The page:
Ironically, shortly after leaving the Sikh temple I stepped in a giant pile of cow shit. I knew this would inevitably occur ever since I set foot in India. It took me about a month, but it finally happen. I didn’t bother asking the Sikhs if I could dip my shoes in their pool.
Before I parted with the rest of the group, we took a day trip to the nearby city of Ajmer, which has a population of over 550,000. We were able to easily cover the whole city in a few hours.
The first stop was Akbar’s Fort, which is unworthy of sustained discussion. It’s a small enclosure with Mughal architecture. There are a bunch of random, unexplained artifacts inside. Great.
The second stop was the Golden Temple, though not the far more famous one in Amritsar. This was a Jain Temple, I think. I’m sure it was a Jain something, but I’m not sure it was a temple. It looked like some old colonial building which had a big Indian renovation but was still under construction. After paying to enter, we went through a series of hallways surrounding one central room which was two stories tall. The hallways all had windows into the central room.
Golden Temple of Ajmer: Wikipedia
In the central room itself was the Jain’s version of the afterlife. Or maybe it was some other spiritual world, the explanation wasn’t very clear. Either way, it was pretty damn awesome. It’s an enormous model, kind of like a model train set, which portrays two complexes with central towers. The model contains thousands of human and animals figures walking in between absurdly elaborate walls, bridges, pathways, and ethereal elevator thingies. Above the towers fly steam punk looking boats modeled after various animals and piloted by people. It all looks vaguely like an Indian Lord of the Rings set up, except that it is 100% gold colored. I am 99% it is not made of real gold though. I highly recommend Google images.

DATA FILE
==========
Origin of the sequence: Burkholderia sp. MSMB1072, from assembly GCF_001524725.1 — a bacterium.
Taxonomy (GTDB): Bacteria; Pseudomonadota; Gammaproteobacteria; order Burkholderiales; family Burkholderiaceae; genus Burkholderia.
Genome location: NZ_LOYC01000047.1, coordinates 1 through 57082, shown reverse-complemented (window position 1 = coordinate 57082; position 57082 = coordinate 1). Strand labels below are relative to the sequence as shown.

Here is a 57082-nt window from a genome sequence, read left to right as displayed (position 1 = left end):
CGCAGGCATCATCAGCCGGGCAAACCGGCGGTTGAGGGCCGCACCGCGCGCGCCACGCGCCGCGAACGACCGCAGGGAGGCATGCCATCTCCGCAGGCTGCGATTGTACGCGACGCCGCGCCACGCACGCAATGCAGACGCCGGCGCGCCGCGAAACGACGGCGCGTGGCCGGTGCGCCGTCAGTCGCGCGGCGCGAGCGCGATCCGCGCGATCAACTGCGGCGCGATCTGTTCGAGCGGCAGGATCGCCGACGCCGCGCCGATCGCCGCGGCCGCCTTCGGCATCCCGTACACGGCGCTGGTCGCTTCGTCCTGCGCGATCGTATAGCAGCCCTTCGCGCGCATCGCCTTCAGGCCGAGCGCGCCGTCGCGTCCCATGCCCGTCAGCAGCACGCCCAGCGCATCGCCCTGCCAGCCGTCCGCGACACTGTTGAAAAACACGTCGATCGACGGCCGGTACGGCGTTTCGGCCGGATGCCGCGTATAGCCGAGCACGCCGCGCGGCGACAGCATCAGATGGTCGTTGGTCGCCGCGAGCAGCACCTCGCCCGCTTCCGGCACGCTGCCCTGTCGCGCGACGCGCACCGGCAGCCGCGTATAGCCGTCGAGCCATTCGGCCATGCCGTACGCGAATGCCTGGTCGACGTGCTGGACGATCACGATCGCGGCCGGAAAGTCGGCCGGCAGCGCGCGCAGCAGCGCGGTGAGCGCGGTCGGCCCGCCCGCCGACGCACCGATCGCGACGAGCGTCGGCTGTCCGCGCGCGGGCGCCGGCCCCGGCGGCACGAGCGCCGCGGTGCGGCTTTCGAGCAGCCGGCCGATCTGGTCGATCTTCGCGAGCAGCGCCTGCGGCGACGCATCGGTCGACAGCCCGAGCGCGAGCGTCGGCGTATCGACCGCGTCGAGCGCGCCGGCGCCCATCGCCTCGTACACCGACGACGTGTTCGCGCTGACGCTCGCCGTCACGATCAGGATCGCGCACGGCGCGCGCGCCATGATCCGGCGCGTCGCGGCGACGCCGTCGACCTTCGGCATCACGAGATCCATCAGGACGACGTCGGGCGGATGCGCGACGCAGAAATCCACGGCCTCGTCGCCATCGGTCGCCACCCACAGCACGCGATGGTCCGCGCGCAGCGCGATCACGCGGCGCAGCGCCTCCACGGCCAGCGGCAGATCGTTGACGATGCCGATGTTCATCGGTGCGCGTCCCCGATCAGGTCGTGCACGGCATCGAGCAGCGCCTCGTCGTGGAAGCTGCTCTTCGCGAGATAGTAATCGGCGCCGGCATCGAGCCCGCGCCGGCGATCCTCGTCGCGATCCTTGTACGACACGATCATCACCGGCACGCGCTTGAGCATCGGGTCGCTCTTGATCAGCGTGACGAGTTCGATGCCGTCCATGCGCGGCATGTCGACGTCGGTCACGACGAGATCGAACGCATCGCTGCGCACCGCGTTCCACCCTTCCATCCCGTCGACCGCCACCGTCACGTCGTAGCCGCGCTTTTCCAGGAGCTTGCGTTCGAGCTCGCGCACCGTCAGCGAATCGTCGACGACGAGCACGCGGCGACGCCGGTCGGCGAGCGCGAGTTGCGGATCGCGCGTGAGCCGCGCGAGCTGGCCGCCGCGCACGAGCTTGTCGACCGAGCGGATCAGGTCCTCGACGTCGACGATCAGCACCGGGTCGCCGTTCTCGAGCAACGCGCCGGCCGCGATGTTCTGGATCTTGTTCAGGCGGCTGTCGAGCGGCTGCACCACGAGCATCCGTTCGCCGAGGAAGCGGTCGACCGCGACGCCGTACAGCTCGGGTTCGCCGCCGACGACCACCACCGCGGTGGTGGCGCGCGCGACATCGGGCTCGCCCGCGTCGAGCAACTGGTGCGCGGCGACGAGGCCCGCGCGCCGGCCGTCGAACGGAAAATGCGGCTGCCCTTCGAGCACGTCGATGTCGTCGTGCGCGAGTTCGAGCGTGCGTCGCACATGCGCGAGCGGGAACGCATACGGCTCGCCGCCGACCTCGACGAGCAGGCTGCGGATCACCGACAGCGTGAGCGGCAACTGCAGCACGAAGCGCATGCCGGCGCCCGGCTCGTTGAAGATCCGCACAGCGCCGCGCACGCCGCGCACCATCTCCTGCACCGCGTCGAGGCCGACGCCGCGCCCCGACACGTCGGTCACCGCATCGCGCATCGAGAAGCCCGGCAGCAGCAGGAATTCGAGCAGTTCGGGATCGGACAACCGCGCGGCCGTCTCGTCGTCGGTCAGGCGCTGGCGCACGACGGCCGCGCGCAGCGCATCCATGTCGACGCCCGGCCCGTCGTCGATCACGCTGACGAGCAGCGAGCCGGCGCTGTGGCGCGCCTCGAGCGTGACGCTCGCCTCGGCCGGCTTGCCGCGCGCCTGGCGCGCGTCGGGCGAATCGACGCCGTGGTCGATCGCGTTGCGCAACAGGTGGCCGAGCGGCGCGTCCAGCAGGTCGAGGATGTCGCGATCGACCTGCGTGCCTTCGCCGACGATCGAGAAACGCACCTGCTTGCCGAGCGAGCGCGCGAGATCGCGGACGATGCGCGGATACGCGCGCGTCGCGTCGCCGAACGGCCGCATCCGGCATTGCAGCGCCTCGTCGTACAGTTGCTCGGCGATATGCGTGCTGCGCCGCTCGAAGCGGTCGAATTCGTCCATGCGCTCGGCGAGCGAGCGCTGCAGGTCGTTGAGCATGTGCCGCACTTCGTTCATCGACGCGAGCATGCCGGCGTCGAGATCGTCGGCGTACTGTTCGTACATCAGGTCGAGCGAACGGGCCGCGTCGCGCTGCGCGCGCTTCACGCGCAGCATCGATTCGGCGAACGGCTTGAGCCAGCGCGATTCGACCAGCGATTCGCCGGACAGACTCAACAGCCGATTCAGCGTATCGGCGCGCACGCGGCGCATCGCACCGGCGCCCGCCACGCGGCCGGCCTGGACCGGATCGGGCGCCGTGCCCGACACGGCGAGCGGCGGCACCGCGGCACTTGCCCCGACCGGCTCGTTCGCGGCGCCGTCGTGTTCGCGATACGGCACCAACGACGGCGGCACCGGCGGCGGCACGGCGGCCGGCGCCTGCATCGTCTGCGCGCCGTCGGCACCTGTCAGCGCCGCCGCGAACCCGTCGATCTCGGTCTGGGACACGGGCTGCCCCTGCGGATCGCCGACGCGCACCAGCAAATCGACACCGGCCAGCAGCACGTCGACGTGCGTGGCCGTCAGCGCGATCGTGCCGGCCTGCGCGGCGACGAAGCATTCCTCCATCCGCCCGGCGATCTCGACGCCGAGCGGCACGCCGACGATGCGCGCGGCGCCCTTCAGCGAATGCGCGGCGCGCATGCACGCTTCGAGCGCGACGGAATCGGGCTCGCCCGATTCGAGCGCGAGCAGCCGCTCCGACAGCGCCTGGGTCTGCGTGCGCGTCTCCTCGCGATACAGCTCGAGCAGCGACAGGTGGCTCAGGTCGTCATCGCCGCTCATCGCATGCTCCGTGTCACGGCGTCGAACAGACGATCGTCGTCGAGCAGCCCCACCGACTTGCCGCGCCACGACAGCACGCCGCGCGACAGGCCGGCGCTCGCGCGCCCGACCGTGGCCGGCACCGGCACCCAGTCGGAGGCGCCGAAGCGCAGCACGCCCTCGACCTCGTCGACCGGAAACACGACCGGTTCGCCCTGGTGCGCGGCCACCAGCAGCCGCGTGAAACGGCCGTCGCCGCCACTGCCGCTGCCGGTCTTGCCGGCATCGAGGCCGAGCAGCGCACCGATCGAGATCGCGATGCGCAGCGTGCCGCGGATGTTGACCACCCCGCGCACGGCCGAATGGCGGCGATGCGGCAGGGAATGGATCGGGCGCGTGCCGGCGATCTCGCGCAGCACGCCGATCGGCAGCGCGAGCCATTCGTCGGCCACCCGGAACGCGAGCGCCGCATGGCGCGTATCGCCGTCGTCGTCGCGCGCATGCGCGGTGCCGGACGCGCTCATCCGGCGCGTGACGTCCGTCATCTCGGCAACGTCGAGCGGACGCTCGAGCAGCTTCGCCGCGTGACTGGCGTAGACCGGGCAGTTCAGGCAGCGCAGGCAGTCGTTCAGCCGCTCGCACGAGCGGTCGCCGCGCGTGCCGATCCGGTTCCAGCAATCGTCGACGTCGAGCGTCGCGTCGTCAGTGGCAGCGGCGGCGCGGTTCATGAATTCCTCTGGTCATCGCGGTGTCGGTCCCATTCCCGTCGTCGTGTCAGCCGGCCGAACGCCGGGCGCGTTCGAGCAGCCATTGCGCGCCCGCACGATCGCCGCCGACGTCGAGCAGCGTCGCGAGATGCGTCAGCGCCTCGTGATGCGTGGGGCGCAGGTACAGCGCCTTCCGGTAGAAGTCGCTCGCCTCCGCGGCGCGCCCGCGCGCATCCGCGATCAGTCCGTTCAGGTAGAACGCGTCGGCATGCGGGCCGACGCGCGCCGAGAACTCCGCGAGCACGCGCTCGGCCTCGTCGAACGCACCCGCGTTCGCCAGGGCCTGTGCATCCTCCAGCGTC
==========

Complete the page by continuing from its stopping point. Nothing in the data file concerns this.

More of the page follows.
Our final stop in Ajmer was the Dargah Sharif, the shrine of Moinuddin Chishti, a Sufi saint. I had never heard of this thing prior to arrival, and I thought Sufis only existed between the Mediterranean Sea and Iran.** Wikipedia tells me this guy Chishti brought Sufism to India and is kind of a big deal. Though Muslim, his shrine, which is also his tomb, is a big pilgrimage site for Muslims and Hindus alike in India. Maybe that explains why it’s the Al Qaida of charity terrorism in India.
The first hassle began on approach to the shrine. There is a half kilometer road lined with hotels and cheap restaurants in front of the shrine entrance. The Sufi guy was supposed to be a great patron to the poor, so now this place is completely mobbed with beggars, of which I was an obvious target. Nothing adds to a holy place like a crowded Indian street filled with both foot and automobile traffic. Speaking of which, I came up with a good analogy to simulate the experience of this type of road.
Shrine of Khawaja Moinuddin Chishti: VRMuslim, Wikipedia
Imagine that you are walking down the side walk of some city minding your own business. Some guy is walking behind you at a faster pace. You are walking on one side of the sidewalk, so he has plenty of room to pass you. Despite this fact, as he gets within a few feet of you, and guy screams “MOOVE!!!” at the top of his lungs. Startled, you go even further to the side of the path. As he is passing you, the guy against screams “MOOVE!!!” at the top of his lungs. You are so shocked that you look around you to see if anyone else noticed this insane behavior. To your horror, you see that everyone is doing it. Everyone is screaming “MOOVE!!!” as loudly as they can any time they get anywhere near any other person. That is the Indian street experience.***